Proof 1922 Peace High Relief dollars surface
- Published: Apr 17, 2014, 8 AM
A California woman says she doesn’t believe her dad ever knew the rarity or value of the two silver dollars given to him circa 1968 by the daughter of former U.S. Mint Director Raymond T. Baker.
The two coins that were part of her father’s estate are Matte Proof 1922 Peace, High Relief dollars, bringing the total number of known Proof examples to as many as 13 (sources differ on totals).
No more than 20 examples of the 1922 Peace dollar are reported to have been struck in High Relief in Proof.
The woman’s father died in July 2013. The woman has asked for anonymity, preferring only to be identified as Kathleen.
The two recently discovered coins are to be offered at auction by Ira & Larry Goldberg Coins & Collectibles in the firm’s June 1 to 3 Pre-Long Beach sale. The net proceeds are to be divided between Kathleen, who is the executor of her father’s estate, and her two brothers.
The two Peace dollars were taken for evaluation March 1, 2014, along with other coins, to a coin dealer in Stockton, Calif. They have since been certified by Professional Coin Grading Service. One coin is graded Proof 67, the highest example graded by PCGS, and the other graded Proof 64.
In addition to the PCGS Proof 67 1922 High Relief Peace dollar, Numismatic Guaranty Corp. has also certified as Proof 67 a Matte Proof 1922 High Relief Peace dollar. The NGC-graded piece, reportedly from a Philadelphia estate, sold at a Jan. 9, 2014, Heritage auction for $329,000.
Envelopes provide clues
The two coins had been stored in 2-inch by 2-inch manila envelopes, each separately identified with typed information on paper taped to one side.
The envelope that contained the coin that graded PCGS Proof 67 carried the text, “Indicator registered / 104,001 pieces struck / when this coin taken / RAYMOND T. BAKER / Sec. of Treasury 1922.”
The envelope that contained the coin that graded PCGS Proof 64 carried the text, “1 of first 20 / Struck - 1922 / Given by: / Raymond T. Baker / Sec. of Treas.”
Who typed and taped the information to each of the coin envelopes is unknown.
Baker did not serve as Treasury secretary, but served as the director of the U.S. Mint, appointed by Woodrow Wilson. Baker served in the office from March 1917 until March 1922.
Upon Baker’s death on April 28, 1935, the two Matte Proof 1922 Peace, High Relief dollars were secreted in barrels along with other family property bequeathed to Baker’s daughter, Yvonne.
Yvonne later gave the two coin envelopes with their contents to Kathleen’s father, a family friend and business partner, as a gesture of thanks. Kathleen’s father was also a modest collector of coins.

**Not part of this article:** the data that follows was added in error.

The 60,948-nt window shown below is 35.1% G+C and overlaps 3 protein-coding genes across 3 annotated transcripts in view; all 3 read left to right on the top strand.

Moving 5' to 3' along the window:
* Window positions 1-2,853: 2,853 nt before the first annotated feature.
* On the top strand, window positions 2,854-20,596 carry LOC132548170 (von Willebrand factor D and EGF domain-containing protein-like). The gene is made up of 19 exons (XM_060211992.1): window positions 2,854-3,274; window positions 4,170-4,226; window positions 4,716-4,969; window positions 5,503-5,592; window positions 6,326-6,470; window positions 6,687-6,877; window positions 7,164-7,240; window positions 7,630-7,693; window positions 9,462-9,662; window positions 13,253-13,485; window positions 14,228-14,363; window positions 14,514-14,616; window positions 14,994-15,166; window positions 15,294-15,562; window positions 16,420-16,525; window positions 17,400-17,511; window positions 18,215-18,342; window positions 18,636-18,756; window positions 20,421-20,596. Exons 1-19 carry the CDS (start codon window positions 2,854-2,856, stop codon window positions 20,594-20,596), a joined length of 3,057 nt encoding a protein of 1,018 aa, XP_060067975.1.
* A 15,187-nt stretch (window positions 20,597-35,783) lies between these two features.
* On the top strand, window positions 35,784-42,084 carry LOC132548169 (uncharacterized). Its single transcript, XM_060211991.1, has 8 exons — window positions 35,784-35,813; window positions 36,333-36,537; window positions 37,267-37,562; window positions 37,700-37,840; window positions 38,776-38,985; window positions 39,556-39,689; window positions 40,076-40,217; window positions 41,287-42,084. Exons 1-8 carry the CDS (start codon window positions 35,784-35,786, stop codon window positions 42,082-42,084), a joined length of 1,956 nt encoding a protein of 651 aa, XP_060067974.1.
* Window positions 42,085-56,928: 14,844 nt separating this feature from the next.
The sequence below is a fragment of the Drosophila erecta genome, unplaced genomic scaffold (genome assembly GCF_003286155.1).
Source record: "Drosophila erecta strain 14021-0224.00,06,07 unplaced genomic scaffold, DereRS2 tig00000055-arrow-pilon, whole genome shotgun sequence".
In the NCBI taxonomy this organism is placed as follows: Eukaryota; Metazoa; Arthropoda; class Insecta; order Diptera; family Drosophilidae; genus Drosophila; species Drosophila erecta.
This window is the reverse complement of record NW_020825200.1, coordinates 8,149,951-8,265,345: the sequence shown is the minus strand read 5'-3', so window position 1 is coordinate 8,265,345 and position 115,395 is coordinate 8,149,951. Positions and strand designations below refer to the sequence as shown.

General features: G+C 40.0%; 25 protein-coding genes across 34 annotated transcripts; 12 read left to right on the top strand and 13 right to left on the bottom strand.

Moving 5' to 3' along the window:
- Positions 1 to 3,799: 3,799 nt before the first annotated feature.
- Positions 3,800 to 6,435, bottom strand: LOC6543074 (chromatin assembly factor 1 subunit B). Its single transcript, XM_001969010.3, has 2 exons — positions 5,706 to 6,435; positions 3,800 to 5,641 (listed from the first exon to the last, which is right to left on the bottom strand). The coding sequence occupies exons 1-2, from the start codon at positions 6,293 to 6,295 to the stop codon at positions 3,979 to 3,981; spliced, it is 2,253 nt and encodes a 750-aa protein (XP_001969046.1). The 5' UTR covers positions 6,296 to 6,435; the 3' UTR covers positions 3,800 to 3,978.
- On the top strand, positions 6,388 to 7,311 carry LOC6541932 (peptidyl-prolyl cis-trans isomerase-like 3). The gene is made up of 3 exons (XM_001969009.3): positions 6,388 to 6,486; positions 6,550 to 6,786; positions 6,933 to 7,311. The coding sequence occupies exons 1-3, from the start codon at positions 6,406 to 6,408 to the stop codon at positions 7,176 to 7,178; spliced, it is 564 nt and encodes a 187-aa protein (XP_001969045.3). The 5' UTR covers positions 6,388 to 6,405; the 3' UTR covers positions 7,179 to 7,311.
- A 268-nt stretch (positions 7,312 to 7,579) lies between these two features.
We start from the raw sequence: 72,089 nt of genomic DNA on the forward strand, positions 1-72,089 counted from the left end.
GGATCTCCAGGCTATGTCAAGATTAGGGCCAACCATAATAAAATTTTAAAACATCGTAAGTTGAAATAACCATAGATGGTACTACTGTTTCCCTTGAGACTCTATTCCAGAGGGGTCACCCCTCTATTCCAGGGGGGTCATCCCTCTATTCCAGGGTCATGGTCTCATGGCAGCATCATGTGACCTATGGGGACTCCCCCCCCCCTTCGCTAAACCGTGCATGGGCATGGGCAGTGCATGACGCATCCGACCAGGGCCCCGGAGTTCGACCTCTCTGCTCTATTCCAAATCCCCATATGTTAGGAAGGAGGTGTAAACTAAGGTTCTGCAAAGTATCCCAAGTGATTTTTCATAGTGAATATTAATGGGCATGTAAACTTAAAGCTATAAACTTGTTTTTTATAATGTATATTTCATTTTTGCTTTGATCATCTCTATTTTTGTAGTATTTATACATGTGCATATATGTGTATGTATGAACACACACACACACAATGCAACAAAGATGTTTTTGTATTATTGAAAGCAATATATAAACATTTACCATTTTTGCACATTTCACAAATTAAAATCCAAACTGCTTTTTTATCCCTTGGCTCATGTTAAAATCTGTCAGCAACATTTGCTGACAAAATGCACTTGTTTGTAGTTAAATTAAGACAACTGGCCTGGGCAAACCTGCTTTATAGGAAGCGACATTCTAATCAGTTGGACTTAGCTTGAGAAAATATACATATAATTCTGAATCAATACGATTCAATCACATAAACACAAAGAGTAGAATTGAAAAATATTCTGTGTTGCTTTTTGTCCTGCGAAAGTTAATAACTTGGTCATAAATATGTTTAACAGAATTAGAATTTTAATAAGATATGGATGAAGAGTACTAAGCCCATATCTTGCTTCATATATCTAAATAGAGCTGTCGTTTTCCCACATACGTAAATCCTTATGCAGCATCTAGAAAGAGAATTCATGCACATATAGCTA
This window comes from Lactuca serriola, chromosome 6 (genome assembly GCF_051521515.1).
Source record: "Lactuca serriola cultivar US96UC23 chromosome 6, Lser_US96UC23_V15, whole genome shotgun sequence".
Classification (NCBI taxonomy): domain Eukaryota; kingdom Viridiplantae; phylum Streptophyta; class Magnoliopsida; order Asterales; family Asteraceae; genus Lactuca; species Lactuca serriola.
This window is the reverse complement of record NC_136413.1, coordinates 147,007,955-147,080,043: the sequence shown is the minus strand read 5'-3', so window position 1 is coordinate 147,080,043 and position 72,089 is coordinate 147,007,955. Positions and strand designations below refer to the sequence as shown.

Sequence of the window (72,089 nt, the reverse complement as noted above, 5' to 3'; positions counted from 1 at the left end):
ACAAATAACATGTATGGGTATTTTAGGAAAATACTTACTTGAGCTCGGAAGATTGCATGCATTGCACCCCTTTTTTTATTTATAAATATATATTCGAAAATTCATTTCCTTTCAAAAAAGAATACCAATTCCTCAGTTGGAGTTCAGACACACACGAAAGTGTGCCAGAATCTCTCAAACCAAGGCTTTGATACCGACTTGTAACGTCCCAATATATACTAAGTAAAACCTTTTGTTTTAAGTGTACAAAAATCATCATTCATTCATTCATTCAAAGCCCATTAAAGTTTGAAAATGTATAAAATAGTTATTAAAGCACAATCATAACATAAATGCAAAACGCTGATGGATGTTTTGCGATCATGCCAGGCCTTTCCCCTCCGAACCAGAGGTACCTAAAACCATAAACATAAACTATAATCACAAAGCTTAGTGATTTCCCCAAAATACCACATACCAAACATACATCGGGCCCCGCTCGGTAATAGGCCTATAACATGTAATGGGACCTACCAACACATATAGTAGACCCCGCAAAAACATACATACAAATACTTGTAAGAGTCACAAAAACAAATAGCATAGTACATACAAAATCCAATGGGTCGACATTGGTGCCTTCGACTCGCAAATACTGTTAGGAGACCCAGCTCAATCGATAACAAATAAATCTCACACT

As trustee of her father’s estate, Kathleen said that in January 2014, she and her brothers attempted to divide their father’s coin collection.
Noting that she has been surprised by the outcome so far, Kathleen added that the sale will be somewhat bittersweet.
“I don’t think he knew what he had,” Kathleen said of her father. “He never said anything to us about it. Our parents lived frugally and could have used the money. I just wish he had known what he had.”
Matte Proof history
In Silver Dollars & Trade Dollars of the United States, A Complete Encyclopedia by Q. David Bowers, with Mark Borckardt, it is suggested that the 1922 Peace dollars with Proof finish could have been created during the period of experimentation at the Philadelphia Mint to lower the Peace dollar’s relief for general circulation.
“... but this does not seem likely, as the relief and designs are nearly identical to that of 1921,” according to Bowers-Borckardt. “It may be they were coined by or for [Chief Engraver] George T. Morgan as delicacies for private sale to collectors. Certainly, there is no record of their having been placed on general sale.”
In Roger W. Burdette’s Renaissance of American Coinage 1916-1921, Burdette writes: “Both sides of the high relief proofs were probably made by reworking the lettering and making other modifications to the 1921 design. However, none of the 1921 coins the author examined share diagnostic details of the 1922 varieties, and the conclusion is that the 1922s came from new, extensively recut hubs.”
For further information on the June 1 to 3 Goldberg sale, contact the auctioneer at Ira & Larry Goldberg Coins and Collectibles Inc. at 800-978-2646. Visit the firm’s website at www.goldbergcoins.com.
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